Two years ago, the Executive Office of the President wrote,
Ultimately, whether differential pricing helps or harms the average consumer depends on how and where it is used. In a competitive market with transparent pricing, the benefits are likely to outweigh the costs. For example, while there is lots of differential pricing in airline ticket sales, the Internet has made it relatively easy for many travelers to compare prices and itineraries across airlines and to select the best deal for any given trip. Some studies even suggest that differential pricing can intensify competition relative to uniform pricing, by allowing high-margin sellers to compete more aggressively for price-sensitive customers who might otherwise buy from a lower-priced rival.
differential pricing seems most likely to be harmful when implemented through complex or opaque pricing schemes designed to screen out unsophisticated buyers. For example, companies may obfuscate by bundling a low product price with costly warranties or shipping fees, using “bait and switch” techniques to attract unwary customers with low advertised prices and then upselling them on different merchandise, or burying important details in the small print of complex contracts.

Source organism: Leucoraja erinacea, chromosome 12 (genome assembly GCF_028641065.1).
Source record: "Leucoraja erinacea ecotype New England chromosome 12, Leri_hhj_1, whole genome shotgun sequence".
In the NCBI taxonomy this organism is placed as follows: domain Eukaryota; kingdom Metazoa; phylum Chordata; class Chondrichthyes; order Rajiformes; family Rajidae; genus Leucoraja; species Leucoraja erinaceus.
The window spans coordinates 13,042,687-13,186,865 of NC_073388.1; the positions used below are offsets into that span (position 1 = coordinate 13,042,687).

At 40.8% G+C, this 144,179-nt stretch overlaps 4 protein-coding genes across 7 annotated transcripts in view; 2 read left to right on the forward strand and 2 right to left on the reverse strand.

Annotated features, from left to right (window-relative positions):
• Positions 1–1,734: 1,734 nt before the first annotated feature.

Pointer from Timothy Taylor.
The report’s reference to “a competitive market with transparent pricing” is disingenuous. There is little scope for price discrimination in a truly competitive market. If there are only one or two airlines flying a particular route, you can price discriminate. Not so if there were a hundred.
So get the highly competitive model out of your mind. The real world in which most businesses live is one with high fixed costs and low marginal costs. Then marginal-cost pricing is too low, while average-cost pricing is too high.
A numerical example will help. Suppose that the fixed cost is $1 million and each unit costs you $1 at the margin to produce. Think of selling a hundred thousand units, which means a total cost of $1.1 million, or an average cost of $11. If you price at marginal cost, of only $1, you fail to recover fixed cost, and you go out of business. If you price at average cost, $11, you drive away a lot of customers who are willing to pay more than your marginal cost of $1 but less than a price of $11.
If you can price discriminate, then you might charge $2 to the price-sensitive customers and $20 to the price-insensitive customers. That way, both sets of customers contribute to covering your fixed costs.